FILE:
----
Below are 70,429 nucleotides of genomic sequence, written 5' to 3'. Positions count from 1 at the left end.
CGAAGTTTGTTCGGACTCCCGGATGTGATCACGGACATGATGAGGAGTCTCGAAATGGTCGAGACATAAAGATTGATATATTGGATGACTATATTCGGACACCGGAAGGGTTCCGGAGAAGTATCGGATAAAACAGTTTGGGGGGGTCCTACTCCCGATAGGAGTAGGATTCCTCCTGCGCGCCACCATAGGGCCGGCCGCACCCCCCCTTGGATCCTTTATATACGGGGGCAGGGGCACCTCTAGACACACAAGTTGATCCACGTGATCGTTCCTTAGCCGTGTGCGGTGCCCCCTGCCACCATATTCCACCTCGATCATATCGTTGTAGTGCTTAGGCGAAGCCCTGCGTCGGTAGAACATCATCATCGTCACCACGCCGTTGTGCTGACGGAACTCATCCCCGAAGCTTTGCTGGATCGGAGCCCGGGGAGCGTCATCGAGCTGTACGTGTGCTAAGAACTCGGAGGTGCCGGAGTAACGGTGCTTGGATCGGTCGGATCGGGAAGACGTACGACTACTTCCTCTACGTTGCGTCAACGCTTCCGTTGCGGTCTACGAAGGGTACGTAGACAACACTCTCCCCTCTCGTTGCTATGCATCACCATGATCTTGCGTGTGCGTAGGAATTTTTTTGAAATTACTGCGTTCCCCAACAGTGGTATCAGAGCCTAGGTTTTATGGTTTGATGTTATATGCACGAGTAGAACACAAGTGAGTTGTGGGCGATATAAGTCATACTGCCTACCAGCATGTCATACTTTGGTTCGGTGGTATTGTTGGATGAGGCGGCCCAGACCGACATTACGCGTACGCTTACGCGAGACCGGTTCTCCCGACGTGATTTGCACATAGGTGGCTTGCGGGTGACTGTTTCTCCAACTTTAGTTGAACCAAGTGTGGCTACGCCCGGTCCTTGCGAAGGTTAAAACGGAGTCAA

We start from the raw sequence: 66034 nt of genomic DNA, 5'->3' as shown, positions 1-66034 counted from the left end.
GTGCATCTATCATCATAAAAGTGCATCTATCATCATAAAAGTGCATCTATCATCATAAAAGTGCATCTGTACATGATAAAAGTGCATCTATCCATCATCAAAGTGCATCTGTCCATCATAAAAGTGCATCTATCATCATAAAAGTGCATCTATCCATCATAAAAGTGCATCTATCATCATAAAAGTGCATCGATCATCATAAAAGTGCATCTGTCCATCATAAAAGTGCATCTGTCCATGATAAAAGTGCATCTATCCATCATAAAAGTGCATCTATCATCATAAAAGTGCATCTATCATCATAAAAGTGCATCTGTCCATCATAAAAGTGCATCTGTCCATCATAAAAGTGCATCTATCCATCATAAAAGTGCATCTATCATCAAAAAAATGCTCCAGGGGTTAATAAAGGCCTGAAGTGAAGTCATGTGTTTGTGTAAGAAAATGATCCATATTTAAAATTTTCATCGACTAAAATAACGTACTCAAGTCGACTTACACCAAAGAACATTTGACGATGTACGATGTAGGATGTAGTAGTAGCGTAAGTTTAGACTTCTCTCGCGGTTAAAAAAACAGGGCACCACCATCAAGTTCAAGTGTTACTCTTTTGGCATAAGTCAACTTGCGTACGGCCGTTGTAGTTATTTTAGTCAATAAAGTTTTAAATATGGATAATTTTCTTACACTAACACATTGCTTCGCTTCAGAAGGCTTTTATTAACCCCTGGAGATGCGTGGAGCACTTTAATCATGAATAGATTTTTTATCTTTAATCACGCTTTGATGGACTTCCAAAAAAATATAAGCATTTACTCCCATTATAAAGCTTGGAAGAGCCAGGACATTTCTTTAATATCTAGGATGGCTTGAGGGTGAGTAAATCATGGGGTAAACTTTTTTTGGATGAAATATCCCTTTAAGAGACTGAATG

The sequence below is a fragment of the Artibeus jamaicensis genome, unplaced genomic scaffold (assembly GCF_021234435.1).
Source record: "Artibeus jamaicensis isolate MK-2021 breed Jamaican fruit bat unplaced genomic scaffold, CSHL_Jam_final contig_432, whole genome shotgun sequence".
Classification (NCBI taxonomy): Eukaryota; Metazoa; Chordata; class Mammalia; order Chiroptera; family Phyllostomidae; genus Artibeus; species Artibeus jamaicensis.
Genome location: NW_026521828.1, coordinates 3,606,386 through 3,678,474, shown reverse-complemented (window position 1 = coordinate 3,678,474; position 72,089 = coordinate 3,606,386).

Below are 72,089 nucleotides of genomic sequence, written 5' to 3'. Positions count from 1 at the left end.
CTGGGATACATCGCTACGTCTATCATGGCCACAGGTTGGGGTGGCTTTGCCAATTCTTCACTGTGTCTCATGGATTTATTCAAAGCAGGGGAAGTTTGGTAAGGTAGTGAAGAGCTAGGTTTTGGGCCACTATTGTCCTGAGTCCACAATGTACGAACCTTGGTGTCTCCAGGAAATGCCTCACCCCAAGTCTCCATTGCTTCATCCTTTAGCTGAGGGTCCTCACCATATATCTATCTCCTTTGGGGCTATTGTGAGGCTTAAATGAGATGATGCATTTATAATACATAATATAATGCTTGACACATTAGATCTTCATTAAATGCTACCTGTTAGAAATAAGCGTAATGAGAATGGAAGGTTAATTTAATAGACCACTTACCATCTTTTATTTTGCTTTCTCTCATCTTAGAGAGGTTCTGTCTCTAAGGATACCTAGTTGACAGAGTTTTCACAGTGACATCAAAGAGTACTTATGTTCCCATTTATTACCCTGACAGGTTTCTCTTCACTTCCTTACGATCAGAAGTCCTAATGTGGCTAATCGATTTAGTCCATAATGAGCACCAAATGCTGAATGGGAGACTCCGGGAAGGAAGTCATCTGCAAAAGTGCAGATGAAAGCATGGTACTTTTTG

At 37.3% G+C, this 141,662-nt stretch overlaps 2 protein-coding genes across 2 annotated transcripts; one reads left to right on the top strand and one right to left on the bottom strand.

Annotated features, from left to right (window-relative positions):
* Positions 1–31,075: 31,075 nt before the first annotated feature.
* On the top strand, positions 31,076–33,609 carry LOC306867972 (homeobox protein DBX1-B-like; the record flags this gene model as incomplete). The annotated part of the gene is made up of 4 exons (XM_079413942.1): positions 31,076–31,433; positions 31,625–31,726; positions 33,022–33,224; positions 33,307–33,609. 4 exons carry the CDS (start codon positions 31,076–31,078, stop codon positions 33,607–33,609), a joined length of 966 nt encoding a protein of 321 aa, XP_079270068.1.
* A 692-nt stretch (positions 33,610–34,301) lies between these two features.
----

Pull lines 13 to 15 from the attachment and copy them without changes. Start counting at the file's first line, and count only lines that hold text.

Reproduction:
* Positions 1–31,075: 31,075 nt before the first annotated feature.
* On the top strand, positions 31,076–33,609 carry LOC306867972 (homeobox protein DBX1-B-like; the record flags this gene model as incomplete). The annotated part of the gene is made up of 4 exons (XM_079413942.1): positions 31,076–31,433; positions 31,625–31,726; positions 33,022–33,224; positions 33,307–33,609. 4 exons carry the CDS (start codon positions 31,076–31,078, stop codon positions 33,607–33,609), a joined length of 966 nt encoding a protein of 321 aa, XP_079270068.1.
* A 692-nt stretch (positions 33,610–34,301) lies between these two features.